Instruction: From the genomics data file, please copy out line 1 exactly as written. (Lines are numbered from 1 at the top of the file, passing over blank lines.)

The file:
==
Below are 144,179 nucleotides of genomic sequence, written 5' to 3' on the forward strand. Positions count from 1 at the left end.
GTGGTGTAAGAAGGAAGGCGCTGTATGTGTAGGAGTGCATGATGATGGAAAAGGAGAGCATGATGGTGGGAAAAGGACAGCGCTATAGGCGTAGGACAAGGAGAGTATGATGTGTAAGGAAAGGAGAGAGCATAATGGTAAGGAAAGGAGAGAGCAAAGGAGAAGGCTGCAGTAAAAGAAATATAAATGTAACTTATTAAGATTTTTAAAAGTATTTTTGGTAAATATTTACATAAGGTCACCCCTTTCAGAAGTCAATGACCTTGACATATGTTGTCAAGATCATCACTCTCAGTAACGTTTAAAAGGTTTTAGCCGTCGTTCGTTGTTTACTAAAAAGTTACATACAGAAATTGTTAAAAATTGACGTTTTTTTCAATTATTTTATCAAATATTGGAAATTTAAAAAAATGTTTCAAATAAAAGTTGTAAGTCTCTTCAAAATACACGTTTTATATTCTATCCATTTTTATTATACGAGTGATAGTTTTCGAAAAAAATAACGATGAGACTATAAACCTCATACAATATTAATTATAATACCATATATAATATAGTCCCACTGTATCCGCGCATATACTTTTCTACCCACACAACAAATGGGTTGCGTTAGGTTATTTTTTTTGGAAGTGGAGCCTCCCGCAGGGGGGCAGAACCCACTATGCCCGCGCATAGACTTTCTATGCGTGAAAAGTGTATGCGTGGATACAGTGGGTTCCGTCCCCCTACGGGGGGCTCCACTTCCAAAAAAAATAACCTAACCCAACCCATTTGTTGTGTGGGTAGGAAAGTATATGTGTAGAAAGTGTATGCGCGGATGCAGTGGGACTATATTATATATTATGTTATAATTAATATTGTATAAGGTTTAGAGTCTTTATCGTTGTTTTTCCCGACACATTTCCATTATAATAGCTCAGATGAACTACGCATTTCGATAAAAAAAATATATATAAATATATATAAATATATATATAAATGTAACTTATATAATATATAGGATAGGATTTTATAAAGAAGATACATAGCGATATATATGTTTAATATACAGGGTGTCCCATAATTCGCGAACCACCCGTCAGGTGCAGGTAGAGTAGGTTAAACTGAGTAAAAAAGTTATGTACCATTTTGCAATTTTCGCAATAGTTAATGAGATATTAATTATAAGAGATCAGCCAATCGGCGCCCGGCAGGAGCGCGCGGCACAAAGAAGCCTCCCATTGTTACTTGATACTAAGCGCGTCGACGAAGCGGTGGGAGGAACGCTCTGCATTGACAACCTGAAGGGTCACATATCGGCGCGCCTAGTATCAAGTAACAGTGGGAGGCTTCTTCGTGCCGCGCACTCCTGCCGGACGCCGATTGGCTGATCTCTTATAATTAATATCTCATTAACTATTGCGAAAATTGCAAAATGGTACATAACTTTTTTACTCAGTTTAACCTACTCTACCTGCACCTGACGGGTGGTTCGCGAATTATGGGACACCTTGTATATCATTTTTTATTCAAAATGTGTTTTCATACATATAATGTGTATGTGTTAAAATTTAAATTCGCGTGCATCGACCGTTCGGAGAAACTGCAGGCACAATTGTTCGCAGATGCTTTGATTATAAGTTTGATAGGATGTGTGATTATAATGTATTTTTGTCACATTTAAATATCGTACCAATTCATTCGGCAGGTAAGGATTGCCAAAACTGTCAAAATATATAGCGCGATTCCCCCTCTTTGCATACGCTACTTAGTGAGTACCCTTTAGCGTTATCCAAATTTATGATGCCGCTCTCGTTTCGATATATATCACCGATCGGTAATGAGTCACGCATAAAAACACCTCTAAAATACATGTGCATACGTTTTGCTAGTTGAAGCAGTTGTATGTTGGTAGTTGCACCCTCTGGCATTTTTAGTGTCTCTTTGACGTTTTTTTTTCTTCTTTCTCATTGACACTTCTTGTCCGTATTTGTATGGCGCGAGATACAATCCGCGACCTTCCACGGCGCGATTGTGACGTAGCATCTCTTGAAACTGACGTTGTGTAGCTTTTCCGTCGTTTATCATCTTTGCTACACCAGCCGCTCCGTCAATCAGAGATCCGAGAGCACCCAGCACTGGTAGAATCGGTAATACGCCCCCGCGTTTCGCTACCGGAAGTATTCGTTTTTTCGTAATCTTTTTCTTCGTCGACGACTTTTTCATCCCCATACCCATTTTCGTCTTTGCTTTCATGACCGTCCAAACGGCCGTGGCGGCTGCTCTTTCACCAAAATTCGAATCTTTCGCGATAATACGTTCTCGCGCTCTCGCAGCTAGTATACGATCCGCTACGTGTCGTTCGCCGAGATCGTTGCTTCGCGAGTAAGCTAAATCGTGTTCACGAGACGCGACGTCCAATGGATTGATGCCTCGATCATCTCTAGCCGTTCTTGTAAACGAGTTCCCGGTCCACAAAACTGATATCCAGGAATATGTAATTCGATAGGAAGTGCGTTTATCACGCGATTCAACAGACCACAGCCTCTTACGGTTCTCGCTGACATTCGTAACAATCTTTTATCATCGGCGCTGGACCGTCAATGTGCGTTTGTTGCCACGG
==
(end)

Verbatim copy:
Below are 144,179 nucleotides of genomic sequence, written 5' to 3' on the forward strand. Positions count from 1 at the left end.